To lease or not to lease, to buy new or used, those are the questions. Though Hamlet wasn’t alive in the age of the motor vehicle, we’re sure his soliloquy would have been car focused had he been.

But these are modern times with issues and opportunities entirely unique to 2020, with last month declared the worst September in two decades for car sales, despite a plate change which usually leads to an upsurge in interest. Yikes. 

That said, the need for speed (or simply, limit abiding behaviour) will always be there, with September also seeing a degree of stability returning to the UK used car and auction market. Interesting, unpredictable times are certainly ahead, but if you’re looking for a set of new wheels and aren’t sure whether you should be turning left or right out of the dealership forecourt, then read on. Whether you’re looking for a new, used or leased car, here’s our IDEAL guide to your options.


In SMMT’s most recent report into car buying and selling trends, they reported ”UK used car sales halve to 1 million as coronavirus hits Q2 demand”, though as we mentioned earlier, that does show some signs of stabilising. 

Should you be feeling tentative about dipping your toes in the water when it’s so choppy, then temporarily driving leased cars may make sense to some, as it enables you to upgrade to a newer car every few months or years and ensures that any problems are covered while you drive it. Of course, in the long term, this isn’t the most financially viable option; there’ll be no equity purchased, but you know what they say…

leasing car


Since they say that a new car loses nearly half of its value in its first year, and with environmental issues demanding more investments are ‘circular’, should you not be keen on the idea of leasing (more of that later) then buying a used vehicle represents a prudent move. 

That immediate loss of value is a heartbreaking prospect when you’ve saved up so much money and dedicated such time towards the purchase. Brand new is a term which can only be used once, after all. If you are insistent on investing in a new model, however, it pays to be aware that there are some cars that tend to hold their value better than others.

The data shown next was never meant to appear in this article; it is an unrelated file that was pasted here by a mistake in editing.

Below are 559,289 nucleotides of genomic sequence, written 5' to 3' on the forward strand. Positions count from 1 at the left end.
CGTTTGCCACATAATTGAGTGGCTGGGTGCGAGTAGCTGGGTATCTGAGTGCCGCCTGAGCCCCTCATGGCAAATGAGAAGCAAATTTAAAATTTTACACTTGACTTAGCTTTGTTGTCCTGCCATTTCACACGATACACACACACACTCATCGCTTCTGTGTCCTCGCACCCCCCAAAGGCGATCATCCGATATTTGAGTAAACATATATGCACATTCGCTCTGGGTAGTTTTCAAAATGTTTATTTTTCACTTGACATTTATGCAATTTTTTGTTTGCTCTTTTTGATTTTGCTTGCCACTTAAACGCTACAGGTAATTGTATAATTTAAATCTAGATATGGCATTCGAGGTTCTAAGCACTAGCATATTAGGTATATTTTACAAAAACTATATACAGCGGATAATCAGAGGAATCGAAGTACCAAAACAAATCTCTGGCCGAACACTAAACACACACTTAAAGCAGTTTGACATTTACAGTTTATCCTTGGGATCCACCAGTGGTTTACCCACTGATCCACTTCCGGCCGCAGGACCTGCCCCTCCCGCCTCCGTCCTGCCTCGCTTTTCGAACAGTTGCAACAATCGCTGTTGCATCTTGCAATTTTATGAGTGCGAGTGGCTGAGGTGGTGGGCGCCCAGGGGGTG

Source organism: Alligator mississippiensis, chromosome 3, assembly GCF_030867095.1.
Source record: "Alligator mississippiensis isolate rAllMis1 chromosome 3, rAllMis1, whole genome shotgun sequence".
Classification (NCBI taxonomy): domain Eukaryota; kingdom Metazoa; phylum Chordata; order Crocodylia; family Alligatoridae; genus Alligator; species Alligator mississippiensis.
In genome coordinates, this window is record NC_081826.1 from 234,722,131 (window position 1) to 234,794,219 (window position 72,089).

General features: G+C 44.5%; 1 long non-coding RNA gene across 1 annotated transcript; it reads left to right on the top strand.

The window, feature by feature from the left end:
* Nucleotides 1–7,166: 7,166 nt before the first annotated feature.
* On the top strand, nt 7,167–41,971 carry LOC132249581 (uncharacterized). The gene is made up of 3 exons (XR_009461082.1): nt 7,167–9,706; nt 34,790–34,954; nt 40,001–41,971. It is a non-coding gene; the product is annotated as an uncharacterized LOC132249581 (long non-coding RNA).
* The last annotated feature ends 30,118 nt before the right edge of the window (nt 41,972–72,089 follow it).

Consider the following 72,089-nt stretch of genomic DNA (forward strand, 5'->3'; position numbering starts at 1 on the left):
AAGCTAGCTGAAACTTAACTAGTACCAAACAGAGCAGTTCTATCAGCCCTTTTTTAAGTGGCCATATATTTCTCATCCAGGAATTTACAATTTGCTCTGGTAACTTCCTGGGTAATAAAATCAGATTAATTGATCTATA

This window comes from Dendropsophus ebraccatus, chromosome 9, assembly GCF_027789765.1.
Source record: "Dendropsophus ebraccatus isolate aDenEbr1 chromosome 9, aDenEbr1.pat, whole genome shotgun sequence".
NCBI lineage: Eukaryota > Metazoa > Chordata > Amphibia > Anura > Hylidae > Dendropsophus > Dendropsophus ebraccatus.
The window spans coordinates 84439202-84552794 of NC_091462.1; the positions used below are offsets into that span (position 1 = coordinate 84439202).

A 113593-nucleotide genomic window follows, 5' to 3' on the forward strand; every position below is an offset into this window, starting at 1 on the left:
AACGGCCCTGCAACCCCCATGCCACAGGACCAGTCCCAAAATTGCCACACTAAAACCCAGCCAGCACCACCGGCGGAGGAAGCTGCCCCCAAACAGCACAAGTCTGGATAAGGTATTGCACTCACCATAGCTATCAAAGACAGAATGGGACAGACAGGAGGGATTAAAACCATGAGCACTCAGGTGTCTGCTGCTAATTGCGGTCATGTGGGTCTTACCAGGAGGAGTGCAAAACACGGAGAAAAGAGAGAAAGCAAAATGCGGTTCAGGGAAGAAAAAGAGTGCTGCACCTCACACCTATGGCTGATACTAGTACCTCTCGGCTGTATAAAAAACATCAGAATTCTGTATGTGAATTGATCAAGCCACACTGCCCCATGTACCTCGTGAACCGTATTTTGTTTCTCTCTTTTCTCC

According to an investigation by Auto Express, luxury cars generally depreciate in value most slowly. That said, the Volkswagen California and Peugeot 3008 both make the top ten in terms of strong investments, and don’t fall into the ‘luxury’ catergory. Look for cars which have a strong resale value, too; the Car Wise Group suggest that Mini, Audi, Volkswagen, Lexus and Ford command the highest price when you decide to sell them on.


A maxim true to all walks (or drives) of life, don’t you think? Love at first sight can be a spontaneous, pesky business when you’re shopping for a car. Sometimes, you get behind the wheel and it just feels right. There’s a danger here that you trust your gut instinct and make an impulsive purchase without the proper research. And in a market where prudence and parsimoniousness pays, there’s nothing worse than making a buy without thinking it through.

Not all first times fit perfectly, and some cars will only reveal their true potential after a while in your company, so explore various options, do a thorough assessment of each, and pay particular attention to factors like size, transmission, mileage, engine, equipment and features. As such, leasing prior to purchase might be a smart move, to get the feel for various cars before splashing your cash on actual, physical equity. Whether you’re considering an investment-smart VW on a short term basis, or you’re mulling over SEAT leasing deals, it pays to be cautious here.

buying new car


Should you have decided that a used car purchase sounds like the move forward for you, then firstly, it’s time to find a dealer suitable to your needs. Coronavirus has left a surplus of cars on the lot, so you might be able to snag a discount’ right now, it’s a buyer’s market. That doesn’t spell completely good news; a volatile market can lead to both buyers and sellers exercising less diligence than normal.

With so many dealers and websites out there for you to consider – some scrupulous, some less so – start by seeking out a seller who you can trust, one with a sound reputation who will be honest when doing business with you. The AA website, for instance, features thousands of used cars from a network of reputable dealers from every corner of the country. When you find the right dealer, you’re ready to begin checking out some cars and to do this thoroughly, this needs to be done face-to-face. Masks on, of course.

Do rest assured that there are many financing options available to you, should you not have the capital to put down a large, lump sum in one go. Check out our piece on finding your ideal finance option when buying a used car for more on that.


Hey, didn’t we tell you that we had your back? We’ve written up these 5 IDEAL questions to ask when buying your next car to help you. Do check it out!